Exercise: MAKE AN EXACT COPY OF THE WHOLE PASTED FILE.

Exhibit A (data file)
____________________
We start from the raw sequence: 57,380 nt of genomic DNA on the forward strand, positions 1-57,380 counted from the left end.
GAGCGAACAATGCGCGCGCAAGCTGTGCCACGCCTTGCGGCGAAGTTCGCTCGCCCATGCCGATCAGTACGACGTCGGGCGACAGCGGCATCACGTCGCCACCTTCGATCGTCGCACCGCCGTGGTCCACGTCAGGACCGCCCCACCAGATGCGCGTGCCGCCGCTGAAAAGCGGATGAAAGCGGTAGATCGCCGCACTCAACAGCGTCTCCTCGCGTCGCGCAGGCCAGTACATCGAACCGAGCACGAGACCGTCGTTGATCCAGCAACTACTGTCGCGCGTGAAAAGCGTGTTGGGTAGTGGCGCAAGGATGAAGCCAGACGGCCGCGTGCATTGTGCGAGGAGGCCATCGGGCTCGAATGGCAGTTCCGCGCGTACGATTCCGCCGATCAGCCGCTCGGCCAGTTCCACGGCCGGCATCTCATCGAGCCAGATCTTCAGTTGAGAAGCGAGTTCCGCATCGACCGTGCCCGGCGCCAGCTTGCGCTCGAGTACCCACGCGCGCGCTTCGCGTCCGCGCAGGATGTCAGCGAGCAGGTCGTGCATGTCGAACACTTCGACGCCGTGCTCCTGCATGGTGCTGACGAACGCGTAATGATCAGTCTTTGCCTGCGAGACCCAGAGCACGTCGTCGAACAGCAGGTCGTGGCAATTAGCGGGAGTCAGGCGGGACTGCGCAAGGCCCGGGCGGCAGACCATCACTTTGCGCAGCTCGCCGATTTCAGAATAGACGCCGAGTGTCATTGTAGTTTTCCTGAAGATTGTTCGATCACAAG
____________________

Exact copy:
We start from the raw sequence: 57,380 nt of genomic DNA on the forward strand, positions 1-57,380 counted from the left end.
GAGCGAACAATGCGCGCGCAAGCTGTGCCACGCCTTGCGGCGAAGTTCGCTCGCCCATGCCGATCAGTACGACGTCGGGCGACAGCGGCATCACGTCGCCACCTTCGATCGTCGCACCGCCGTGGTCCACGTCAGGACCGCCCCACCAGATGCGCGTGCCGCCGCTGAAAAGCGGATGAAAGCGGTAGATCGCCGCACTCAACAGCGTCTCCTCGCGTCGCGCAGGCCAGTACATCGAACCGAGCACGAGACCGTCGTTGATCCAGCAACTACTGTCGCGCGTGAAAAGCGTGTTGGGTAGTGGCGCAAGGATGAAGCCAGACGGCCGCGTGCATTGTGCGAGGAGGCCATCGGGCTCGAATGGCAGTTCCGCGCGTACGATTCCGCCGATCAGCCGCTCGGCCAGTTCCACGGCCGGCATCTCATCGAGCCAGATCTTCAGTTGAGAAGCGAGTTCCGCATCGACCGTGCCCGGCGCCAGCTTGCGCTCGAGTACCCACGCGCGCGCTTCGCGTCCGCGCAGGATGTCAGCGAGCAGGTCGTGCATGTCGAACACTTCGACGCCGTGCTCCTGCATGGTGCTGACGAACGCGTAATGATCAGTCTTTGCCTGCGAGACCCAGAGCACGTCGTCGAACAGCAGGTCGTGGCAATTAGCGGGAGTCAGGCGGGACTGCGCAAGGCCCGGGCGGCAGACCATCACTTTGCGCAGCTCGCCGATTTCAGAATAGACGCCGAGTGTCATTGTAGTTTTCCTGAAGATTGTTCGATCACAAG